Yesterday I attended day one of the LDS Storymakers conference. Always a favorite, it was a fun and informative time.
I met up with fellow Inkers Donna, Deb, and Kirk (who, wearing his S.E. hat, was there to hear pitches), and also saw Inker friends Graham, Jenn, Ben, and L.T.
The big highlight for me was my pitch session with Nephele Tempest of the Knight Agency - a very nice woman from my hometown of L.A. who graciously offered to look at my first three chapters and a synopsis.
Inkers Donna and Deb pitched to Krista Marino, a senior editor at Delacorte Press/Random House. She had good things to say about both of their stories and advised them to get an agent and submit to her. Our plucky gals found the first opportunity to make an impromptu pitch to senior agent Laura Rennert of the Andrea Brown Literary Agency and were invited to submit their first three chapters to her. Deb will have more about this and photos on Monday!
Other highlights included the breakout sessions with Laura Rennert and Krista Marino. Ms. Marino spoke about the importance of the first five pages and what she is looking for as an editor.
Following are some tips from Laura Rennert about querying an agent:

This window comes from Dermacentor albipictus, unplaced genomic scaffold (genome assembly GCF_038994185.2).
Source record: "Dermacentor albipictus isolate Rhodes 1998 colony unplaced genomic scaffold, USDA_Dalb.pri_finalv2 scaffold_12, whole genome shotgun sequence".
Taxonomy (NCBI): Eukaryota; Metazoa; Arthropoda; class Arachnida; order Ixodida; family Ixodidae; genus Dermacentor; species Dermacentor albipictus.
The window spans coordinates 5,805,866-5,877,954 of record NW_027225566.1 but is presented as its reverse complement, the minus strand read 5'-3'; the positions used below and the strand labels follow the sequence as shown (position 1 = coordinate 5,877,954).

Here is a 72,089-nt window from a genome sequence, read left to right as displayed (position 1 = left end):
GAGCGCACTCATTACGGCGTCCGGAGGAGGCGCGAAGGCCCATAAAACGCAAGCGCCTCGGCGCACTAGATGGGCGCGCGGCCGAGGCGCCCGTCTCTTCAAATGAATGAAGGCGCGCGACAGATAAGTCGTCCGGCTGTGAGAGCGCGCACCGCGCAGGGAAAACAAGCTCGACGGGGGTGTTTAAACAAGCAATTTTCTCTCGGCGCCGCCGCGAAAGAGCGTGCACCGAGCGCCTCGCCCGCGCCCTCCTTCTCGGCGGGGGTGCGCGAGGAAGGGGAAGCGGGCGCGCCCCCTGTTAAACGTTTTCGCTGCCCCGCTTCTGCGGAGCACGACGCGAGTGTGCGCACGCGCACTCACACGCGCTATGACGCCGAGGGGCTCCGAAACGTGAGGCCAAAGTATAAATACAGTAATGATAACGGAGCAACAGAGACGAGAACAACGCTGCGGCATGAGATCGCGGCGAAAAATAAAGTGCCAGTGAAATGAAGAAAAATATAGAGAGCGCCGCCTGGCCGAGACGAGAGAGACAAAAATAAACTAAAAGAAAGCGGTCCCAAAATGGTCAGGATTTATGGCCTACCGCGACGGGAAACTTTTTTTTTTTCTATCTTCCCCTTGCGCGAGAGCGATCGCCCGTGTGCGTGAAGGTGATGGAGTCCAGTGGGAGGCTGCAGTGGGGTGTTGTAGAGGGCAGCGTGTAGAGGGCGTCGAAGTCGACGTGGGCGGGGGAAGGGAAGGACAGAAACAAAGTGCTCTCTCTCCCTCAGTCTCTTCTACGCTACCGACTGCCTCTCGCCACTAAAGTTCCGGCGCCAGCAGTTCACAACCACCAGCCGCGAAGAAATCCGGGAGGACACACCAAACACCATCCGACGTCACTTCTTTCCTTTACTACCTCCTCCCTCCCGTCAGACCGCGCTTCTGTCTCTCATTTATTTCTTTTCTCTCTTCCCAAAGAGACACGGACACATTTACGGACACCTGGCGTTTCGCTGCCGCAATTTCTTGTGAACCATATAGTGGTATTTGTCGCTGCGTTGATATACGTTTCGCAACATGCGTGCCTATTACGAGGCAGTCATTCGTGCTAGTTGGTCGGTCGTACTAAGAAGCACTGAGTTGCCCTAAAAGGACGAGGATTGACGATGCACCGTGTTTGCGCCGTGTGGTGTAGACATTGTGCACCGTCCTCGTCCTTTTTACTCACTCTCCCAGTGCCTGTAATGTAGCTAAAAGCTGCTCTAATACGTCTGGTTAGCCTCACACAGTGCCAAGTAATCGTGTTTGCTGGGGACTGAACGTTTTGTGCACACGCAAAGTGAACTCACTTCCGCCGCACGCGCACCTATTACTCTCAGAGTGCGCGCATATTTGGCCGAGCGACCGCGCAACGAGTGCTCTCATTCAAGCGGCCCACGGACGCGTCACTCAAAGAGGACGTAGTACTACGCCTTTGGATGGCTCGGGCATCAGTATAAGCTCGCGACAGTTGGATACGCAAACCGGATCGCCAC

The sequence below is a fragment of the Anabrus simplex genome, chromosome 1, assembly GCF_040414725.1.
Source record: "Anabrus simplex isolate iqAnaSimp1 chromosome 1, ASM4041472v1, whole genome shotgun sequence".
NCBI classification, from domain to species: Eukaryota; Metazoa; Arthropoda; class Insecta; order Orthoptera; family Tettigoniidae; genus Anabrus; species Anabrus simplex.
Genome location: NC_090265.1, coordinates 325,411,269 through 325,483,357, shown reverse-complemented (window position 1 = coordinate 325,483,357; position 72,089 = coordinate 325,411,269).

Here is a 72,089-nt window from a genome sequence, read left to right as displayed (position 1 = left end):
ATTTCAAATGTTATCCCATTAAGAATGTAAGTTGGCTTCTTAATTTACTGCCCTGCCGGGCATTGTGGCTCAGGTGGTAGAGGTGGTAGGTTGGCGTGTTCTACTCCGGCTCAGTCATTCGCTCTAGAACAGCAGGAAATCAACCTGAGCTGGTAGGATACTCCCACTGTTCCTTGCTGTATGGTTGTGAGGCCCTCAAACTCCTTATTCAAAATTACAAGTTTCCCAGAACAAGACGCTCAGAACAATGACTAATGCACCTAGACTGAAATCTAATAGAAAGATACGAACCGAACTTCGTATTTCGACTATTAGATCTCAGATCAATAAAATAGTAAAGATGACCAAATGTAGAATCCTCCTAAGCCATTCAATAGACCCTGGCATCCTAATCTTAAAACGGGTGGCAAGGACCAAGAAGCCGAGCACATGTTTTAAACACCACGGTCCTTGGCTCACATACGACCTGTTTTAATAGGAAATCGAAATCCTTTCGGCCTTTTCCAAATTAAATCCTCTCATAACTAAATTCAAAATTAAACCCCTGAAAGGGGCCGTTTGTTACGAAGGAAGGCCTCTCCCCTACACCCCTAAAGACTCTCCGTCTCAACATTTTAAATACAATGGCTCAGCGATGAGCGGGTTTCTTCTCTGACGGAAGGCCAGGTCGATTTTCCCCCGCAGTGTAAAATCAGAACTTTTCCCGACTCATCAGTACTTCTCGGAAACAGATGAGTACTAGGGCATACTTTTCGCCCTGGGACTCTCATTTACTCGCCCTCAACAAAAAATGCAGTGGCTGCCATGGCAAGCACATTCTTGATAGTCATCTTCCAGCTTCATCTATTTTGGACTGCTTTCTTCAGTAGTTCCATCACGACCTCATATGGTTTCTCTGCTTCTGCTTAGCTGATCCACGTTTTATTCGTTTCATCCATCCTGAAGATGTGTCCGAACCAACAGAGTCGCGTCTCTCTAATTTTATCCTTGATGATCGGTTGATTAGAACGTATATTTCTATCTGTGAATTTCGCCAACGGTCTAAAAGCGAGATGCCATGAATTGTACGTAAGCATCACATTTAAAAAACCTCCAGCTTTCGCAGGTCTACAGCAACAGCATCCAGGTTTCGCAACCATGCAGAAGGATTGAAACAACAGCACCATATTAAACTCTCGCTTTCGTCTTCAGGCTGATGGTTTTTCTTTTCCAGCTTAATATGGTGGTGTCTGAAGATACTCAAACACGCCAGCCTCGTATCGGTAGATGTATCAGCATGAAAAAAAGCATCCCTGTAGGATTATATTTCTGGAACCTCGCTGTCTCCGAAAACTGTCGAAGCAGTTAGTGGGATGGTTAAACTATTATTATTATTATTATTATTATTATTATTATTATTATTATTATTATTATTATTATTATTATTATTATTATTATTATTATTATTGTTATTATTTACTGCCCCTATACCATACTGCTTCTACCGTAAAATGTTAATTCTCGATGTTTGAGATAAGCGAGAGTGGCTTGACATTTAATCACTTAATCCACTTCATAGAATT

--include the Who, What, When, Where, and Why Should I Care (the Why Should I Care is what makes your story different from the rest in your genre)
--always follow the agency submission guidelines EXACTLY if you really want them to read it
--keep it short, but not too short
--include information about who you are and any work experience or other credentials that lend credibility to your story (the story behind the story)
--include anything special about you related to the story that will help with marketing (My example: your story is about the first woman to climb Mt. Everest and you have climbed Mt. Everest)
--Don't overhype yourself
--Don't send work in a category the agent doesn't represent
Following is Laura Rennert's exercise for putting together a good pitch:
1. Write down the title, category, setting, protagonist, and central problem.
2. Write down one vivid detail that makes any one of the above elements different.
3. Prove your novel has: a) credibility, b) inherent conflict, c) originality, or d) real emotional power
4. Write down 3 big emotionally laden words that relate to your story (example: love, pain)
5. Write a one paragraph pitch using steps 1-3 and in the last sentence, use a word from step 4.
Good luck to everyone out their pitching things around!